Press release, 23th Juli 2013
Populations of grassland butterflies decline almost 50 % over two decades
Copenhagen. Grassland butterflies have declined dramatically between 1990 and 2011. This has been caused by intensifying agriculture and a failure to properly manage grassland ecosystems, according to a report from the European Environment Agency (EEA). In the report the data of the Butterfly monitoring scheme in Germany have been incorporated, which is scientifically supported by the Helmholtz Centre for Environmental Research (UFZ). UFZ scientists have also contributed to the analysis of population trends.
The fall in grassland butterfly numbers is particularly worrying, according to the report, because these butterflies are considered to be representative indicators of trends observed for most other terrestrial insects, which together form around two thirds of the world’s species. This means that butterflies are useful indicators of biodiversity and the general health of ecosystems.
Seventeen butterfly species are examined in 'The European Grassland Butterfly Indicator: 1990–2011’, comprising seven widespread and 10 specialist species. Of the 17 species, eight have declined in Europe, two have remained stable and one increased. For six species the trend is uncertain.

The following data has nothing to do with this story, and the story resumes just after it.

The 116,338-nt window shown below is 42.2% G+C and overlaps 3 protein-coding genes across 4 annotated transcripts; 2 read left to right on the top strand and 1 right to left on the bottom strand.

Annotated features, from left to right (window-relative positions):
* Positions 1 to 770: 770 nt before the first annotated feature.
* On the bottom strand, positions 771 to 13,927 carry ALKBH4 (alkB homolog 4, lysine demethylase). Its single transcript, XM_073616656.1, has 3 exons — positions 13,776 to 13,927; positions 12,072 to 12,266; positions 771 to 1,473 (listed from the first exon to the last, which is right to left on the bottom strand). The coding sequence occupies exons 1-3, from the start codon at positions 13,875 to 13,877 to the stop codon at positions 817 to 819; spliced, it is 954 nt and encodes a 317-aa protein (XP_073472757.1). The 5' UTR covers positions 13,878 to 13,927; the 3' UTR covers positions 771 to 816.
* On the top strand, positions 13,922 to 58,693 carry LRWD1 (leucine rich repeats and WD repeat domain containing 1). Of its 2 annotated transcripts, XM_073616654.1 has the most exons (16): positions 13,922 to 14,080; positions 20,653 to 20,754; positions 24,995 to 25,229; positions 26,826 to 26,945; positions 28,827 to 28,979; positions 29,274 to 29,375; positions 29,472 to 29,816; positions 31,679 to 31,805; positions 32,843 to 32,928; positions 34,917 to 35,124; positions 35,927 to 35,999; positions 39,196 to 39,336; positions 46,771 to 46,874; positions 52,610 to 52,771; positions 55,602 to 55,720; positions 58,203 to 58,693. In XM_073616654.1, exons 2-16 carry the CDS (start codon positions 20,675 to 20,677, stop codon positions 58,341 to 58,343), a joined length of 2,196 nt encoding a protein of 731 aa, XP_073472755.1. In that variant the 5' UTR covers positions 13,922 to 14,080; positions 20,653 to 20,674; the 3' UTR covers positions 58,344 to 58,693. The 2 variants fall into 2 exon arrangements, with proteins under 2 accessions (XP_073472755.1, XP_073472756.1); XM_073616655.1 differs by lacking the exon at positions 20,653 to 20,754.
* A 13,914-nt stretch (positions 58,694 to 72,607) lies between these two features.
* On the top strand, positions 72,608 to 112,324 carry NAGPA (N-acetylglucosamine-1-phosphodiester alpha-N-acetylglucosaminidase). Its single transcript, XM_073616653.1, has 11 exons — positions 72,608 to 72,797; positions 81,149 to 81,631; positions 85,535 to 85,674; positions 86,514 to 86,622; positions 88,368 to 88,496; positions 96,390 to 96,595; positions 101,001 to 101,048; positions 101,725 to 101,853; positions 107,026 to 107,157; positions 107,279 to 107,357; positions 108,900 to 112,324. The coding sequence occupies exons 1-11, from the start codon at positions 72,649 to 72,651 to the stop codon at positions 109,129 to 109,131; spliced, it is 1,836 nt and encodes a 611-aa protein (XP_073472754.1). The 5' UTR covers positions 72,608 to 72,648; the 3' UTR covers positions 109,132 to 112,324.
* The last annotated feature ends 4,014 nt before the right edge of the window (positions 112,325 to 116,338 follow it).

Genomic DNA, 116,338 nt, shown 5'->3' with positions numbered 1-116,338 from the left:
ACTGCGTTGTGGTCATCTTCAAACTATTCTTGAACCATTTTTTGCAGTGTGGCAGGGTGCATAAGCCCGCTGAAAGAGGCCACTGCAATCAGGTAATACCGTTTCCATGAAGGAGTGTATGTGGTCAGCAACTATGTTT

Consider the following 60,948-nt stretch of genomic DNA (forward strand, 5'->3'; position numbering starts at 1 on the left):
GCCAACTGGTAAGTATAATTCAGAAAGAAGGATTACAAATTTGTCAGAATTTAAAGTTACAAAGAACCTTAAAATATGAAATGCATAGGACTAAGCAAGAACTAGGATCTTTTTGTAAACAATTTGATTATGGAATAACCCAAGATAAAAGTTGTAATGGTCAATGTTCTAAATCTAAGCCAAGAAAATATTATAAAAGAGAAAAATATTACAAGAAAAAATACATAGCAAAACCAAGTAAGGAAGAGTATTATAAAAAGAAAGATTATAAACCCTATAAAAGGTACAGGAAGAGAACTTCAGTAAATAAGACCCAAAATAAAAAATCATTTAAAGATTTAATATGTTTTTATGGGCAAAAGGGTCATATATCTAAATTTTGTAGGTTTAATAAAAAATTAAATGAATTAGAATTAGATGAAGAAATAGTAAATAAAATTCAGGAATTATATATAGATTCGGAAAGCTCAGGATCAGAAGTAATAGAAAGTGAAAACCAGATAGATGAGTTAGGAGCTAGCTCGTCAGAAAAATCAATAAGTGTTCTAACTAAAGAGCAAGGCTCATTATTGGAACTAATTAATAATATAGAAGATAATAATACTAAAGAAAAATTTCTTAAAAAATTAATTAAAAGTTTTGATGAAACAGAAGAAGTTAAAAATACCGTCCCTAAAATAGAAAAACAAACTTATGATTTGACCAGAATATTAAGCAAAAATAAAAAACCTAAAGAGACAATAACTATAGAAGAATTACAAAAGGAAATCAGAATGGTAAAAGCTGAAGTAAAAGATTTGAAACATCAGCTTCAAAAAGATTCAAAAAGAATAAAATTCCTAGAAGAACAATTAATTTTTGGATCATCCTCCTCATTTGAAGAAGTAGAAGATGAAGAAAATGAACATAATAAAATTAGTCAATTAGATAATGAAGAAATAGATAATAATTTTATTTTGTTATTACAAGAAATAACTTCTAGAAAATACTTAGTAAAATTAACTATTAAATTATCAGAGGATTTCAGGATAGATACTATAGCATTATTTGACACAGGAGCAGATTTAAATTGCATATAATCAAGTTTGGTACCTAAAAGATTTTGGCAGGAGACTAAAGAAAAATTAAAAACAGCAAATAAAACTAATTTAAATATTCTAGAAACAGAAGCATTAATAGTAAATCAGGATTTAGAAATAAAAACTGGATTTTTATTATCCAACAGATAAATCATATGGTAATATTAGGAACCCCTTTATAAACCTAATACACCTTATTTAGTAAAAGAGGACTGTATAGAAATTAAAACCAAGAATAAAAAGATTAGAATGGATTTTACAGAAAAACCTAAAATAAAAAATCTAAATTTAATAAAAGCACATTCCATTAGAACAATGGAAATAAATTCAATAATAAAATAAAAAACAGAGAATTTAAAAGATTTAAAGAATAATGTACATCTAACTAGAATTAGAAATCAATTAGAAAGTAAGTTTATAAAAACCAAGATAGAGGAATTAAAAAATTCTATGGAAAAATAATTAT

Butterflies examined in the report include the Common Blue (Polyommatus icarus), which has declined significantly, the Orangetip (Anthocharis cardamines), which seems to be stable since 1990, and the Lulworth Skipper (Thymelicus acteon), which shows an uncertain trend over the last two decades.
Hans Bruyninckx, EEA Executive Director, said: “This dramatic decline in grassland butterflies should ring alarm bells – in general Europe’s grassland habitats are shrinking. If we fail to maintain these habitats we could lose many of these species forever. We must recognise the importance of butterflies and other insects – the pollination they carry out is essential for both natural ecosystems and agriculture.”
Why are butterflies disappearing?